9 Investigates: Rules blocking patients from lifesaving transplants

Chances are you or someone you know may need an organ transplant some day -- more than 100,000 people are on the list right now in the United States waiting for a transplant that could save their lives.

But, many more can't get on that list and it often comes down to money, specifically, whether you have insurance or not.

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Mauricio Larios Espinosa's heart is weak and continues to get weaker. He may need a transplant one day, but he might not be able to get one because despite working at the same place for 16 years, he doesn't have health insurance.

The decision of who gets on the list for an organ transplant and who doesn't is made by transplant centers.

There are four transplant centers in North Carolina, including Atrium Health.

None of the people we spoke with are patients from Atrium.

"The person featured in this story has never been an Atrium Health patient so we are unable to speak to his care, transplant eligibility or status," Atrium officials said in a statement. "Atrium Health follows all national transplant standards and regulations outlined by the Organ Procurement and Transplantation Network and the Centers for Medicare and Medicaid Services, and is firmly committed to our mission:  to improve health, elevate hope and advance healing – for all."

The United Network for Organ Sharing in Richmond, Virginia, or UNOS, takes calls from transplant centers all over the country, matching organ donors with people waiting for a transplant.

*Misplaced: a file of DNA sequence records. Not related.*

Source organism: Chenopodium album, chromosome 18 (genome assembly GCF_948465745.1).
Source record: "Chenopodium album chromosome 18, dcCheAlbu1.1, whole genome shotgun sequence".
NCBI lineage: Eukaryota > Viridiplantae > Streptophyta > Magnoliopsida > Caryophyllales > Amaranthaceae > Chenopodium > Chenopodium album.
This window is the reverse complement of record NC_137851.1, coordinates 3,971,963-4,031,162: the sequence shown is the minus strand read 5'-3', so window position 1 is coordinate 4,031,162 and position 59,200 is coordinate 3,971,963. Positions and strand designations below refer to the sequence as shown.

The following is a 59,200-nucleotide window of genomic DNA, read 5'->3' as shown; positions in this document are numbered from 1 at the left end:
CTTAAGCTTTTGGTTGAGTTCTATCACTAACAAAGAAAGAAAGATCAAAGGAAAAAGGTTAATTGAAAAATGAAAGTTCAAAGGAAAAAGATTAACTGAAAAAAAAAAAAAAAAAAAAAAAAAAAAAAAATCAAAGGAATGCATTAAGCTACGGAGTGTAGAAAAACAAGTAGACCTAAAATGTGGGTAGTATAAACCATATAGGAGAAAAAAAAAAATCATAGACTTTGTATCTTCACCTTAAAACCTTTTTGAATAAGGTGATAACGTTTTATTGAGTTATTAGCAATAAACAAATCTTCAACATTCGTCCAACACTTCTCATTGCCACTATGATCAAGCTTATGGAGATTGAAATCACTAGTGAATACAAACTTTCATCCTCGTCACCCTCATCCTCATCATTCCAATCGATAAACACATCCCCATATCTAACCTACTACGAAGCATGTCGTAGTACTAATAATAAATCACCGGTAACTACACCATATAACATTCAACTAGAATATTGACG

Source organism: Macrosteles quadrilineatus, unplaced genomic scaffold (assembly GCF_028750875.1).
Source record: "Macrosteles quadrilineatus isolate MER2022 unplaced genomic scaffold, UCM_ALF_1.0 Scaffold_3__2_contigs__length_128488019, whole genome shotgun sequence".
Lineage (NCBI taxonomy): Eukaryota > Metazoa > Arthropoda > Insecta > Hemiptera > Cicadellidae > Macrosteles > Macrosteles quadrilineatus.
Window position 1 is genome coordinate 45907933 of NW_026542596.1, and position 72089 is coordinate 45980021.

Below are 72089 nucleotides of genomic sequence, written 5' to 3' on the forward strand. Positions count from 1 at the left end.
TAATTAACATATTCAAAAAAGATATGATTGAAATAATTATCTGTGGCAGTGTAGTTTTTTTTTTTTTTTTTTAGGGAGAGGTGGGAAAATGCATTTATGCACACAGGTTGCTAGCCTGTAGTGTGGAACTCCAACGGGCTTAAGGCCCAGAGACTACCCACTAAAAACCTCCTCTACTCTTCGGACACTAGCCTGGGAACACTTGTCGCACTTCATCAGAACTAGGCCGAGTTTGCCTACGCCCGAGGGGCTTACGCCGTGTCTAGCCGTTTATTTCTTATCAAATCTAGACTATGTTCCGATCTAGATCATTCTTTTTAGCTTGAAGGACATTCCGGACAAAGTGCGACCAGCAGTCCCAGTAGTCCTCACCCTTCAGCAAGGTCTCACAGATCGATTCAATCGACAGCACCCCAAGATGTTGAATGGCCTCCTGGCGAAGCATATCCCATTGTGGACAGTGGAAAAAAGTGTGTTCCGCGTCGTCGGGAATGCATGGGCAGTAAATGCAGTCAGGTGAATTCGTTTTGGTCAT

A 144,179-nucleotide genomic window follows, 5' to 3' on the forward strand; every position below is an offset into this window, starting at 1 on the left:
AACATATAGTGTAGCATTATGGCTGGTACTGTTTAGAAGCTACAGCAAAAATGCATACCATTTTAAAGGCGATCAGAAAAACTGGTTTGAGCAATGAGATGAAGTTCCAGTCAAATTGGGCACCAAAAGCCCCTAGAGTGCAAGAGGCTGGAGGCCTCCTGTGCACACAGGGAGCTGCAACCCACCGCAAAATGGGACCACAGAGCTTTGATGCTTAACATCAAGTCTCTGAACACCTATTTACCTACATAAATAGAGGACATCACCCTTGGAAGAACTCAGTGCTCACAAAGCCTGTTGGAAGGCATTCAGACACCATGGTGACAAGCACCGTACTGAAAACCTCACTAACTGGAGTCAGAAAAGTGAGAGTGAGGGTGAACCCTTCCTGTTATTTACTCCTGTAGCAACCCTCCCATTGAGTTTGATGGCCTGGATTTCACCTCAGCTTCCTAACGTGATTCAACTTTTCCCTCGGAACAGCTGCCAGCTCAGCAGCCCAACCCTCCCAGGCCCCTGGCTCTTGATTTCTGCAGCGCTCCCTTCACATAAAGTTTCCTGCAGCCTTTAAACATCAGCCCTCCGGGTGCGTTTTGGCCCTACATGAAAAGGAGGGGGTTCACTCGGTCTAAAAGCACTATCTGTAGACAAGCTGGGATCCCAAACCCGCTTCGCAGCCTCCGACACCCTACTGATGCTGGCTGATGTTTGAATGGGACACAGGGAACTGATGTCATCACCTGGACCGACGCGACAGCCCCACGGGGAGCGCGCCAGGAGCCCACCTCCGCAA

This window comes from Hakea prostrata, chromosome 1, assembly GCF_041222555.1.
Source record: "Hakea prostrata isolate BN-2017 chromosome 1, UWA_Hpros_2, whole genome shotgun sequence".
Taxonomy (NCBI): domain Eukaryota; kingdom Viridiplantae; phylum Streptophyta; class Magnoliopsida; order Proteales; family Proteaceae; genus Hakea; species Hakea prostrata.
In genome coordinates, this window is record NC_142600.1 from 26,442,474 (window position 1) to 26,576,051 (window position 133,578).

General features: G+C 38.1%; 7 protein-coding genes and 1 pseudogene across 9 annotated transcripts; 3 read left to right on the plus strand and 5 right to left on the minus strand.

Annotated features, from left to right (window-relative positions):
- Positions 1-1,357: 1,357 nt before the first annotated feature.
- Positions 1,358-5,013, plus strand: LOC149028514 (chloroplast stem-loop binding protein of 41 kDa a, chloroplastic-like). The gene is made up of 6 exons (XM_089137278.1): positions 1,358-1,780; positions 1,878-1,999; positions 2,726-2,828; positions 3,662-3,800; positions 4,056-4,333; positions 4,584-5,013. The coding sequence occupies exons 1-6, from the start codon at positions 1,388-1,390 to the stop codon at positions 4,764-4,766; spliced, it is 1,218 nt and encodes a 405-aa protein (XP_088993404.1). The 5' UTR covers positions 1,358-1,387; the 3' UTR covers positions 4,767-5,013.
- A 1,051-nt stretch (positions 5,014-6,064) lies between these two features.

UNOS spokesman Joel Newman said transplant centers may ask if the patient has a serious illness like cancer; that would rule them out.

"Certainly the transplant hospital is looking for the medical aspects, is transplantation even a good treatment for this person," Newman said.

He said the hospital will probably ask if a patient has family and friends to help them through the long recovery process. They will also ask about money.

"Ability to pay is one of the factors," Newman said. "They will look at whether that person has private insurance. Do they qualify for other forms or can they raise funds to help not only with the transplant itself, but keep in mind the transplant is a long term treatment."

Newman said at UNOS, they do not ask about those factors -- they just try to find matches for more than 114,000 people waiting for a transplant.

"There's never been a time in the history of our network that there have been enough organs to go around," Newman said. "But, we do the best that we can to develop those criteria and match people as equitably, as fairly, as possible."

Evelyn Pittman's daughter Audrey was 6 months old when she got a new liver that saved her life. Pittman said Audrey is happy and healthy now, but that she has seen the other side.

"I do know a couple people from home who are awaiting transplants but can't get on the list, you know, due to mental health issues or they don't have insurance," Pittman said. "They still need that organ. I mean no one should have to die waiting for a transplant."

Espinosa said he is still hoping for a miracle, but without insurance and with his name not on the list, he said he knows a new heart may be too much to ask.

To sign up to be an organ donor in North Carolina, click here.

To sign up to be an organ donor in South Carolina, click here.